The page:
The government's housing strategy is coming under increasing scrutiny as a result of claims that only 315 houses have been set aside for social and affordable housing since 2001. The claims come from a report by the Labour Party, which states that 200,000 houses were built over the last 3 years and that just over 300 of these were of the social and affordable variety. The government's failure to allocate significant funding to the Department of the Environment, Heritage and local government (a 9% increase on last year) in the recent budget estimates has also been criticized by opposition parties.
At present there are 60,000 people nationally on the housing lists. Recent information has revealed that of the 80,000 houses that were exempted from the provisions of social housing under the 2001 Housing Act, developers refunded the exchequer on only 400 of these houses. A significant number of applications for social housing come from unmarried mothers, who are automatically eligible for local authority housing once they have given birth to three children.
The Affordable Housing Scheme was introduced in 1999. To be eligible for affordable housing under the scheme applicants must be in need of housing and meet the income eligibility test, or be a person whose application for local authority housing has been approved by the local authority, or be a local authority tenant or tenant purchaser who wishes to buy a private house and to return their present house to the local authority, or be a tenant for more than one year of a house provided by a voluntary body under the Rental Subsidy Scheme who wishes to buy a private house and return their present house to the voluntary body.
The house is then purchased outright by the buyer, by way of a mortgage provided by the local authority of up to 95% of the sale price of the house. Loans are advanced over 25 years and the amount of the loan to be provided by the local authority is determined on an individual basis. Normally monthly outgoings on the loan should not exceed one third of the net household income, according to local councils.
The fee for entry to the scheme varies depending on the local authority. Most councils charge around 50 Euros for entry to the scheme. However the fee can rise to 100 euros as in Dun Laoghaire Rathdown Council. It is not clear if unsuccessful applicants who re-apply for social housing have to pay the fee a second time.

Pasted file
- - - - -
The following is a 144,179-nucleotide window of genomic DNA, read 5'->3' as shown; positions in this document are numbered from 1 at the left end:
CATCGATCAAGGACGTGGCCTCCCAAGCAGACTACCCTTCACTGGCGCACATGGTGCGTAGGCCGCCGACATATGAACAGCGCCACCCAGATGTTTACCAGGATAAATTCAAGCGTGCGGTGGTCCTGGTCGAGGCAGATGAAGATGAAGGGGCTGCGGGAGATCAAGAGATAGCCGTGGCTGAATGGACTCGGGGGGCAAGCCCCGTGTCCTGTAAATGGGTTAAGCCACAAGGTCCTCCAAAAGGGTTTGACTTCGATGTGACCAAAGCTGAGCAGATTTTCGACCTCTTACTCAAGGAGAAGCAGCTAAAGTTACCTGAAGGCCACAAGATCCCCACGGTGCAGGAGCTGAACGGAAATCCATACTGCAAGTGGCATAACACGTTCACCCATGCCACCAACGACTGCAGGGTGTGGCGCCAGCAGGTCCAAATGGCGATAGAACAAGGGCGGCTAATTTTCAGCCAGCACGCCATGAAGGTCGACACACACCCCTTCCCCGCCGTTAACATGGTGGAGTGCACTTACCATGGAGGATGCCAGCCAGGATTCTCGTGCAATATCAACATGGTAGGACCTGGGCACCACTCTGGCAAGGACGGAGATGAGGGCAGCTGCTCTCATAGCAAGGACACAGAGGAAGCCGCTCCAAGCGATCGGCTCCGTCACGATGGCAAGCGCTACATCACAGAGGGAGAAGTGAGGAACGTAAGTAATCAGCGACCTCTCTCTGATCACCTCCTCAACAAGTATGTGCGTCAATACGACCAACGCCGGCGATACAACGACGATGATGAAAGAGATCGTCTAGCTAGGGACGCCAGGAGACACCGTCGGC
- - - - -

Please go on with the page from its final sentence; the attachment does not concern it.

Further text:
The massive over spend on the M50 upgrade will be at least 500 million Euro and could be as high as one billion, with the unnecessary work on lead in roads according to the National Transport Users' Association.
The added traffic from the Port Tunnel, the traffic growth as part of the Euro route from Belfast to Rosslare and the completion of the linkup with the Nll will contribute to the full use of the new extra lane on the M50 and therefore the lane will reach full capacity in a short time.
Upgrading of all the bridges on the M50 will be a waste of time and funding, as the extra lane will have already reached capacity.
Traffic into Dublin is set to double when all the major roads are upgraded to motorway standard. Many of these roads are due to be completed over the next few years. Along with the massive housing programme on the outskirts of Dublin and in the surrounding counties this will cause massive congestion for the foreseeable future if steps are not taken to address this problem.
There is a solution, which is easy, simple and Quick. The Industrial corridor on the Outskirts of Dublin is already visible in circle form, from Sandyford to the Airport via Tallaght, City West, Baldonnell, Leixlip and the Blanchardstown Industrial area. It just requires a (west circular) road and a transport link to make it effective. This area has the potential of up to a million jobs.
Part of this road is already built and most of the Interchanges are completed, it requires the road to be fully linked up. This road would act as a by-pass and a service road for the Industrial corridor taking pressure off the city centre and greatly reducing congestion in the surrounding areas in a relatively short time span.
The country needs is the upgrading of the N52 across the Midlands for the benefit of the local areas and their economy.
Another M50 orbital ring road would add further to the city’s problems and it may put the solution to the capitals’ congestion back for several decades.
Bringing everything to Dublin is not the answer. The next ring road that the country needs is the upgrading of the N52 across the Midlands for the benefit of the local areas and their economy.
Since the making of our Ground Rent Submission to the all party Oireachtas Committee on the Constitution Property Rights, the Ground Rent issue has moved on dramatically due to the Shirley case in the High Court.
This involved the rights of business people to purchase the freehold of their business properties, which the Ground landlord Shirley had objected to. The Shirley Estate case also includes a Constitutional Case against Ireland and the Attorney General.
This major case is delaying the introduction of overdue legislation, which will affect all tenants in the State.
It is in the interest of you and your Residents' Association to keep in touch with the Ground Rent Sub-Committee.
THE ACRA POLICY
STILL REMAINS THE SAME
DO NOT PAY GROUND RENT
Acra Residential Association